Let’s do good for earth
World environmental issues are extraordinarily complex. Recognizing that, we should still educate ourselves so we cannot be easily misled. As John Muir said, When one tugs at a single thing in nature, he finds it attached to the rest of the world.
On the individual level, the issue and solution are both simple. We live on earth, and we should take care of the place where we live. If it is messed up, like my desk, it is our fault. We should not leave it to governments alone, we — each one of us — should be good stewards.
That means using our resources wisely and well, including oil and gas and coal, resources God has given the earth in abundance. Should you drive an electric vehicle or a gas powered truck? The one will not save the planet and the other will not damage it. Decide by studying and then thinking about your stewardship of your resources, including your planet.
Someday, perhaps, solar and wind will be viable. Today they are, in the vast majority of situations, poor stewardship.
And being good stewards, I believe, is how we do good for each other and for the earth.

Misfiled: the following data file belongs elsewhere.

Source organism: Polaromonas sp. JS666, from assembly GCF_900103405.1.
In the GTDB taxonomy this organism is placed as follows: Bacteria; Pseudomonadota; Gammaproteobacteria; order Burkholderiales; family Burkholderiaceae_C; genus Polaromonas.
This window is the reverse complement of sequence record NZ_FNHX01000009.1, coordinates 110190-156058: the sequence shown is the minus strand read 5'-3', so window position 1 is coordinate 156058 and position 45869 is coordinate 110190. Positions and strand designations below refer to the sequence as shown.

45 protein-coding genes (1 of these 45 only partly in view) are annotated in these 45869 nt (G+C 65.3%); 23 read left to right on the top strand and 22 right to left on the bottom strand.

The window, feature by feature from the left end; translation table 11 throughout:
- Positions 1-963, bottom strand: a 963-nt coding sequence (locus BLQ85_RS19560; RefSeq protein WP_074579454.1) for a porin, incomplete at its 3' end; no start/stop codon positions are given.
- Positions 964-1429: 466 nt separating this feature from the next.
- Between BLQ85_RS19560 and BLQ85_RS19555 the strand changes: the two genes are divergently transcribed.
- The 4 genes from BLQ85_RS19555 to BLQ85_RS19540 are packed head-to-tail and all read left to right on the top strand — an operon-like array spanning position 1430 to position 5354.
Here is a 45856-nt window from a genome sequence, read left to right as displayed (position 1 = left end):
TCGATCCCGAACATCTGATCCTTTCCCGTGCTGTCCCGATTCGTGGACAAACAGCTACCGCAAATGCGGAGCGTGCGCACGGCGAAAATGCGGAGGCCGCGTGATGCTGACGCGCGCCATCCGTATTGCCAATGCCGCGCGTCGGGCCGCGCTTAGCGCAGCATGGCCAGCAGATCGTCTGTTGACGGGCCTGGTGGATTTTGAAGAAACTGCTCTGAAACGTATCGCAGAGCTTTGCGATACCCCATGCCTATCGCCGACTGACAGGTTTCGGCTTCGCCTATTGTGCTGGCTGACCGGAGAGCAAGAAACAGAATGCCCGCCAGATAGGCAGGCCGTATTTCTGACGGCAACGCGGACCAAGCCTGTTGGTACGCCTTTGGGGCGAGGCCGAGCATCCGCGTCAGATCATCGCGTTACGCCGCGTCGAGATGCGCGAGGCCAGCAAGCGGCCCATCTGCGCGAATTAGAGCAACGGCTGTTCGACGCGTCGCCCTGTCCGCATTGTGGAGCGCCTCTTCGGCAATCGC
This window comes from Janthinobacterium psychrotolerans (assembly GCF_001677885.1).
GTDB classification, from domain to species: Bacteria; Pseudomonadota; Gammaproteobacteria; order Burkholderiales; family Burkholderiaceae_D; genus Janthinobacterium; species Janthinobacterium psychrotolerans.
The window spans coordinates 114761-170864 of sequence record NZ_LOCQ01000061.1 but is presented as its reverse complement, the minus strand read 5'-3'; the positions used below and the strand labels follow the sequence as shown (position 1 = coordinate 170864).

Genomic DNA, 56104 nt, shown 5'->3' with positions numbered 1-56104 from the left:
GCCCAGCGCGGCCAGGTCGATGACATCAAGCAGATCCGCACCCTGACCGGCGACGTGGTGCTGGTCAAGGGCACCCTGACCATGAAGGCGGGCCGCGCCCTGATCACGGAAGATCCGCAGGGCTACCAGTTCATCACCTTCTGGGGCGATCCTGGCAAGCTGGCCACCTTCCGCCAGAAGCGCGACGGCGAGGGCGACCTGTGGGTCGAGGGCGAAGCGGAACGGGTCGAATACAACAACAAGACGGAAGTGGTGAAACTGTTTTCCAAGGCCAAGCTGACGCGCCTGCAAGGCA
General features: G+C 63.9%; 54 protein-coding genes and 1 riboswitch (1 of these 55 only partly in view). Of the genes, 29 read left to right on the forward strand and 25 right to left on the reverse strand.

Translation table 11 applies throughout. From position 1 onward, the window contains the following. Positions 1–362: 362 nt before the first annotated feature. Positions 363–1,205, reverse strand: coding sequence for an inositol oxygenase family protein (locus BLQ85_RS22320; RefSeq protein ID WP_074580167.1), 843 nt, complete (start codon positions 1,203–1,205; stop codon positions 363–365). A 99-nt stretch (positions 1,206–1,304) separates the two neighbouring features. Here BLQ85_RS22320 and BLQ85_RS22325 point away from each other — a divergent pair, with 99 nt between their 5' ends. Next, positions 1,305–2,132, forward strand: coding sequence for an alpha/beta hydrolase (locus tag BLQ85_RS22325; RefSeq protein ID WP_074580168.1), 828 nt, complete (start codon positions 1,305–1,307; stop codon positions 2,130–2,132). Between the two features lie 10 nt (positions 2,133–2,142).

Do good. It’s in you.
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Lewis, your wit, wisdom, delicate sarcasm, and stewardship of your gifts and talents continues to grow. You do it in a way that is expertly unoffensive to all, regardless of position. This is perhaps one of the very best articles on preserving and appreciating the nature that God created for our use and enjoyment, coupled with responsibility and stewardship. Thanks for sharing.
After listening to Al Gore and John Kerry and other “elite” billionaires play God at the Davos conference, I am reminded of God’s challenge to Job, “Who is this that darkens counsel by words without knowledge.” God then proceeds to give Job the “mother of all smack downs” in a series of questions relating to God’s creation and man’s inability to probe the mystery of God’s creation and the mysteries of animal and bird life. Job 38-42